There are only two pieces of historical information about Vinland. Report of a land beyond Greenland where wild grapes and wheat grew was recorded by Adam of Bremen in A.D. 1075, based on information he received from Svein Ulfsson (also called Estridsson), king of Denmark, in A.D. 1068 or 1069. Knowledge of Vinland also appears in The Book of the Icelanders, the first written history of Iceland, compiled by Ari the Wise between A.D. 1122 and 1133. Ari also tells that Erik the Red had found human habitation remains in Greenland that indicated the presence of people similar to the skraelings met in Vinland.
These somewhat casual references to Vinland may indicate that its location was assumed to be public knowledge. Or, maybe the Europeans and Vikings did not consider the discovery of a new land as noteworthy as we would imagine.
Ever since modern translations of the sagas became available, historians, naturalists, navigators, astronomers, archaeologists and others have tried to identify the location of the saga lands from descriptions in the texts. Theories abound, ranging from Baffin Island to the Bahamas and even Brazil. The obvious arctic and subarctic locations of Helluland (flat rock land) and Markland (forest land) convinced scholars that Vinland (wine land) must have been located in the more temperate regions between Maine and Newfoundland where resources like grapes, salmon, grass, self-sown wheat, flatfish, and burl-wood (mosur) described in the sagas were available. While this general outline was agreed upon, historians are by no means in agreement on the particulars. In truth, new theories describing the history of the Vinland voyages continue to be published every few years.
October 9th is observed as Leif Erikson day in the United States.
Country of Issue: United States
Issue Date: October 9, 1968
City: Seattle, WA
Printed By: Bureau of Engraving and Printing
Printing Method: Lithographed, engraved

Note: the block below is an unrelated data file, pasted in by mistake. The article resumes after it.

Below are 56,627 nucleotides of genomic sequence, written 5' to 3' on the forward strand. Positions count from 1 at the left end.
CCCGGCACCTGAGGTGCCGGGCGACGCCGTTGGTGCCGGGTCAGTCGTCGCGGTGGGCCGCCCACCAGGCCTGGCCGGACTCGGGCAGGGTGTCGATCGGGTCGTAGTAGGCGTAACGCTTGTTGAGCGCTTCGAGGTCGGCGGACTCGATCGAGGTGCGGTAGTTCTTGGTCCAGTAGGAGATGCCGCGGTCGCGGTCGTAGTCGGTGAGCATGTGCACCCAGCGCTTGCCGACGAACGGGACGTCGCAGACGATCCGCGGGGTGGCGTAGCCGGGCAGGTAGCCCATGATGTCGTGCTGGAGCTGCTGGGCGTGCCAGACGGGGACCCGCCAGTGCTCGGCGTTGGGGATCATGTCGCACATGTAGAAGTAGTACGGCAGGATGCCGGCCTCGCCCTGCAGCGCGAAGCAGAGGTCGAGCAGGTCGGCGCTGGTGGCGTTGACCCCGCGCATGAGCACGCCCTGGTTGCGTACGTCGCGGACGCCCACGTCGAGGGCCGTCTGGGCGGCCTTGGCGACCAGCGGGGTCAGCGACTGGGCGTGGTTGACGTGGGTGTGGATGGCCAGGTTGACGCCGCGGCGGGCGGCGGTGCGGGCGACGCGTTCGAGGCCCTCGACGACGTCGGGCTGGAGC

Color: Light gray, brown and black brown
With the recent announcement that a third copy of Canada's rarest stamp, the two cent large Queen on laid paper, it's worth a look to see what other rare Canadian stamps rank among the most valuable.
Maclean's, Canada's national weekly current affairs magazine, recently asked John Jamieson, owner of the Saskatoon Stamp Centre, for the seven most expensive Canadian stamps. His list is based on historical prices, and some of the stamps and covers were sold more recently than others, so the order of the list might vary. For example, some experts believe that the 2 cent Large Queen on Laid Paper, when sold this fall, may bring the highest price ever for a Canadian stamp.
At the very least, everyone will agree that these rare Canadian stamps deserve a spot on the list of most valuable Canadian stamps:
2. 2 cent Large Queen on Laid Paper
3. Mint block of 18 of the 2 cent Large Queen showing the entire watermark
4. 8 cent Registration sheet of 50
5. 1927 London to London Flight 25 cents, green and yellow
6. 1982 30 cent Christmas fold-over
7. St. Lawrence Seaway Invert
You can read the whole article here, including more information on when these rare Canadian stamps were sold and the prices they fetched.
For more than 90 years, the stamp world believed that there were only two copies of Canada's rarest stamp, the two cent "large Queen on laid paper." Now a third copy may exist and may be worth $1 million.
The Canadian Press reports that an unnamed collector discovered a copy in a circuit book — a book of stamps passed between collectors and dealers — and purchased the stamp for 5 dollars.
The Vincent Graves Green Philatelic Research Foundation, a postal history research organization based in Toronto, recently examined the third copy. After considerable research and analysis of the stamp, which was postmarked March 16, 1870 and showed signs of wear including "creases and a tear," the foundation determined that the stamp was genuine.
One of the other copies, owned by Canadian stamp collector Ron Brigham, is being sold in connection with the sale of his collection this fall. The Unitrade Canadian Stamp Catalogue prices the large Queen on laid worth at least $250,000 but Brigham announced that he believes the stamp is worth $1 million.
For more information, click here.
Photo: Hopress/Ho/The Canadian Press